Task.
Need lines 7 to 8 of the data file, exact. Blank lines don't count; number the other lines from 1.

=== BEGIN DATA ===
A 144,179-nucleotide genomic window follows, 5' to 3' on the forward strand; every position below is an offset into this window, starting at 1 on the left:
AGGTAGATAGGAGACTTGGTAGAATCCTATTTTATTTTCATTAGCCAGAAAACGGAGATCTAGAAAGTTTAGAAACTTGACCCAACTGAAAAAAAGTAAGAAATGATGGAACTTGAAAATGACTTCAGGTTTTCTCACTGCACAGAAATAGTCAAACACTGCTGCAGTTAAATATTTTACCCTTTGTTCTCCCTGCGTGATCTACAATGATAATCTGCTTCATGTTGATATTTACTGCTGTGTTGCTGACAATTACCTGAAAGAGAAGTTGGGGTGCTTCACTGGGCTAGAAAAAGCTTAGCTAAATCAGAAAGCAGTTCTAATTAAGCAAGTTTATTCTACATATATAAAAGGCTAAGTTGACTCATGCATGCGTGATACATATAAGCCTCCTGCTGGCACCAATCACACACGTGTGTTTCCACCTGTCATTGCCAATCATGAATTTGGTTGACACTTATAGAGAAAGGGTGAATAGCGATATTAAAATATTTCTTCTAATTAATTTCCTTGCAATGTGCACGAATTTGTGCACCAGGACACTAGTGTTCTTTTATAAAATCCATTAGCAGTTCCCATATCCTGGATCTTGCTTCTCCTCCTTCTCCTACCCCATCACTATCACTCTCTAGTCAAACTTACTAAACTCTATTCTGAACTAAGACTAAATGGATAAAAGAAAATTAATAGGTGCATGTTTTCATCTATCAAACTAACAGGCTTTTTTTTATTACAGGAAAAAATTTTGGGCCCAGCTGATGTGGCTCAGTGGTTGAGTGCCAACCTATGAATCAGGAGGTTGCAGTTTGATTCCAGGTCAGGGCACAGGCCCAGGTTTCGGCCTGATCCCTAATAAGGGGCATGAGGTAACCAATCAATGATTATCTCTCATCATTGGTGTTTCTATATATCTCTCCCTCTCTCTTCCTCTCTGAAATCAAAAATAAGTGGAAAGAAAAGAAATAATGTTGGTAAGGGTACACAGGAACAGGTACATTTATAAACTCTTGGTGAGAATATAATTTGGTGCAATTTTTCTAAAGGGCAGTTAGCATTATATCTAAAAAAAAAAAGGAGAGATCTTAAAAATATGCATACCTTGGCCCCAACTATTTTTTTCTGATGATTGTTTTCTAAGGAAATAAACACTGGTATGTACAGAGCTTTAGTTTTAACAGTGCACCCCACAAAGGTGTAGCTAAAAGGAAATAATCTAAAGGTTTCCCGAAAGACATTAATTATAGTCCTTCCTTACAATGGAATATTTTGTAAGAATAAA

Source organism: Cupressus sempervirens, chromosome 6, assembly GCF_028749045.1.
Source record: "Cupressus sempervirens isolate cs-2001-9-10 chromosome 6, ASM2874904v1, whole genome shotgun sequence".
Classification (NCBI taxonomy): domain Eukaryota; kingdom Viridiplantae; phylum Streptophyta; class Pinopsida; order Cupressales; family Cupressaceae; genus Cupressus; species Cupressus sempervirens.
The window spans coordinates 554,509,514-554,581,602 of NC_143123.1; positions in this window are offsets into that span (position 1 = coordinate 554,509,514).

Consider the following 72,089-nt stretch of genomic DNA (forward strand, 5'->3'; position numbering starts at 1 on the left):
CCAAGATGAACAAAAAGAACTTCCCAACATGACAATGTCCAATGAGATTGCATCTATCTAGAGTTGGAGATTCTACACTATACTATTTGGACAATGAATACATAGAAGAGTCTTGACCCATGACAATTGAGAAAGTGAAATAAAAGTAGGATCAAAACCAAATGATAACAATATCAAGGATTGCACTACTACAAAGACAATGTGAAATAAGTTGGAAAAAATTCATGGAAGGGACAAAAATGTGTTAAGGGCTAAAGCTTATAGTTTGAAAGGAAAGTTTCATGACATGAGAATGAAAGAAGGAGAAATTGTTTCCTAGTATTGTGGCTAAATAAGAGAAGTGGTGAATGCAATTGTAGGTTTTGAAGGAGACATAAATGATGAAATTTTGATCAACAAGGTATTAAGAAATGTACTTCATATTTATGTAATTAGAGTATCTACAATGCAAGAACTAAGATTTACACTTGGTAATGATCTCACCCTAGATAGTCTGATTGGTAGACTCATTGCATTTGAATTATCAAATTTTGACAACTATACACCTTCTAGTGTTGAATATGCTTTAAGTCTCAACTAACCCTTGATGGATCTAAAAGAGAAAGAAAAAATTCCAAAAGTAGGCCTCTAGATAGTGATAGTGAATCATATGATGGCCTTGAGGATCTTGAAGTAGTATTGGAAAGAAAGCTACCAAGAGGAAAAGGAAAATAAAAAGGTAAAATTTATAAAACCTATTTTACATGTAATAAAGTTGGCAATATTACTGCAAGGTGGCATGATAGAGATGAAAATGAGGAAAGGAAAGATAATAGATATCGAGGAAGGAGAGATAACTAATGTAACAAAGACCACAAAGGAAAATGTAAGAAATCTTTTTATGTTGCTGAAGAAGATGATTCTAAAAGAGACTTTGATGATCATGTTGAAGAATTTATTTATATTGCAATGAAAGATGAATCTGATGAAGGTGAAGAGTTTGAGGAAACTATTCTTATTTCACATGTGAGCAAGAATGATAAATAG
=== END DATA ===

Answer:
Consider the following 72,089-nt stretch of genomic DNA (forward strand, 5'->3'; position numbering starts at 1 on the left):
CCAAGATGAACAAAAAGAACTTCCCAACATGACAATGTCCAATGAGATTGCATCTATCTAGAGTTGGAGATTCTACACTATACTATTTGGACAATGAATACATAGAAGAGTCTTGACCCATGACAATTGAGAAAGTGAAATAAAAGTAGGATCAAAACCAAATGATAACAATATCAAGGATTGCACTACTACAAAGACAATGTGAAATAAGTTGGAAAAAATTCATGGAAGGGACAAAAATGTGTTAAGGGCTAAAGCTTATAGTTTGAAAGGAAAGTTTCATGACATGAGAATGAAAGAAGGAGAAATTGTTTCCTAGTATTGTGGCTAAATAAGAGAAGTGGTGAATGCAATTGTAGGTTTTGAAGGAGACATAAATGATGAAATTTTGATCAACAAGGTATTAAGAAATGTACTTCATATTTATGTAATTAGAGTATCTACAATGCAAGAACTAAGATTTACACTTGGTAATGATCTCACCCTAGATAGTCTGATTGGTAGACTCATTGCATTTGAATTATCAAATTTTGACAACTATACACCTTCTAGTGTTGAATATGCTTTAAGTCTCAACTAACCCTTGATGGATCTAAAAGAGAAAGAAAAAATTCCAAAAGTAGGCCTCTAGATAGTGATAGTGAATCATATGATGGCCTTGAGGATCTTGAAGTAGTATTGGAAAGAAAGCTACCAAGAGGAAAAGGAAAATAAAAAGGTAAAATTTATAAAACCTATTTTACATGTAATAAAGTTGGCAATATTACTGCAAGGTGGCATGATAGAGATGAAAATGAGGAAAGGAAAGATAATAGATATCGAGGAAGGAGAGATAACTAATGTAACAAAGACCACAAAGGAAAATGTAAGAAATCTTTTTATGTTGCTGAAGAAGATGATTCTAAAAGAGACTTTGATGATCATGTTGAAGAATTTATTTATATTGCAATGAAAGATGAATCTGATGAAGGTGAAGAGTTTGAGGAAACTATTCTTATTTCACATGTGAGCAAGAATGATAAATAG